“(27) . . . . . . we would therefore prefer to begin the discussion by making a few prefatory remarks highlighting what the true function of the judiciary should be in a country like India which is marching along the road to social justice with the banner of democracy and the rule of law, for the principle of independence of the judiciary is not an abstract conception but it is a living faith which must derive its inspiration from the constitutional charter and its nourishment and sustenance from the constitutional values. It is necessary for every Judge to remember constantly and continually that our Constitution is not a non- aligned national charter. It is a document of social revolution which casts an obligation on every instrumentality including the judiciary, which is a separate but equal branch of the State, to transform the status quo ante into a new human order in which justice, social, economic and political will inform all institutions of national life and there will be equality of status and opportunity for all. The judiciary has therefore a socio economic destination and a creative function. It has to use the words of Glanville Austin, to become an arm of the socio-economic revolution and perform an active role calculated to bring social justice within the reach of the common man. It cannot remain content to act merely as an umpire but it must be functionally involved in the goal of socio-economic justice. The British concept of justicing, which to quote Justice Krishna Iyer, is still “bugged by the heirs of our colonial legal culture and shared by many on the bench” is that “the business of a Judge is to hold his tongue until the last possible moment and to try to be as wise as he is paid to look” and in the same strain are the words quoted by Professor Gordon Reid from ‘a memorandum to the Victorian government by Irvin, C. J. in 1923 where the judicial function was idealized in the following words :

     THE duty of His Majesty’s Judges is to hear and determine issues of fact and of law arising between the king and the subject or between a subject and a subject presented in a form enabling judgment to be passed upon them, and when passed, to be enforced by a process of law. There begins and ends the function of the judiciary.

Now this approach to the judicial function may be alright for a stable and static society but not for a society pulsating with urges of gender justice, worker justice, minorities justice, dalit justice and equal justice, between chronic unequals. Where the contest is between those who are socially or economically unequal, the judicial process may prove disastrous from the point of view of social justice, if the Judge adopts a merely passive or negative role and does not adopt a positive and creative approach. The judiciary cannot remain a mere bystander or spectator but it must become an active participant in the judicial process ready to use law in the service of social justice through a proactive goal-oriented approach. But this cannot be achieved unless we have judicial cadres who share the fighting faith of the Constitution and who are imbued with the constitutional values. The necessity of a judiciary which is in tune with the social philosophy of the Constitution has nowhere been better emphasised than in the words of Justice Krishna Iyer which we quote: APPOINTMENT of Judges is a serious process where judicial expertise, legal learning, life’s experience and high integrity are components, but above all are two indispensables – social philosophy in active unison with the socialistic articles of the Constitution, and second, but equally important, built-in resistance to pushes and pressures by class interests, private prejudices, government threats and blandishments, party loyalties and contrary economic and politicial ideologies projecting into pronouncements.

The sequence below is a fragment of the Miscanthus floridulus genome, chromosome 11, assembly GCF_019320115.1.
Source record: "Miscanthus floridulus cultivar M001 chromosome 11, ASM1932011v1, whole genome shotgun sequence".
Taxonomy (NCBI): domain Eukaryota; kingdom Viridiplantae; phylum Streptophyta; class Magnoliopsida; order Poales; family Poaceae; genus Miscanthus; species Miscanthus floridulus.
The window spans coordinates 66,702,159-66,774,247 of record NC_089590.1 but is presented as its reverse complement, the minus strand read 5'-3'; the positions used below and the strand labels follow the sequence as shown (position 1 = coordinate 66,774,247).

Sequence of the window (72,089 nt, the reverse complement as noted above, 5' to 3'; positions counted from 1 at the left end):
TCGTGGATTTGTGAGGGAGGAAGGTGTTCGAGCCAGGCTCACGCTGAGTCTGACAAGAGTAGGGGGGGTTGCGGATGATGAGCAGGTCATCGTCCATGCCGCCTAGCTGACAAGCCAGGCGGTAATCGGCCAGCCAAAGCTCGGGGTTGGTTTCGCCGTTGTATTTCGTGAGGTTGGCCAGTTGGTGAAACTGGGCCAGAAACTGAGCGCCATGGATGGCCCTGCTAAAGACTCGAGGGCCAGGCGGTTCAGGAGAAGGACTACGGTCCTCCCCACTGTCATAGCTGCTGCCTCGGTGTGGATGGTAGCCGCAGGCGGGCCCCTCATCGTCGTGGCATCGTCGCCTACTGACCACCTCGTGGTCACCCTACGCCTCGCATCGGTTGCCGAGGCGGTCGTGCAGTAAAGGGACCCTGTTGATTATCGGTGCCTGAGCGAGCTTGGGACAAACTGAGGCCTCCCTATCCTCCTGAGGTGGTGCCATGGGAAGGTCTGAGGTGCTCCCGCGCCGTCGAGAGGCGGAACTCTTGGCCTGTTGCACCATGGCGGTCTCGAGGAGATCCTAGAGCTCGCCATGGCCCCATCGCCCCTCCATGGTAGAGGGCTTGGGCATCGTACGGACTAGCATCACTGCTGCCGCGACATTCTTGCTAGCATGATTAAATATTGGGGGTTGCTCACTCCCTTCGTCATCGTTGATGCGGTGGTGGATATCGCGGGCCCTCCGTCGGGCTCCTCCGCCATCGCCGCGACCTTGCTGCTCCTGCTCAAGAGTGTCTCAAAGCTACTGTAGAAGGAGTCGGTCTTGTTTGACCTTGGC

Justice Krishna lyer goes on to say in his inimitable style :

     JUSTICE Cardozo approvingly quoted President Theodore Roosevelt’s stress on the social philosophy of the Judges, which shakes and shapes the course of a nation and, therefore, the choice of Judges for the higher Courts which makes and declares the law of the land, must be in tune with the social philosophy of the Constitution. Not mastery of the law alone, but social vision and creative craftsmanship are important inputs in successful justicing.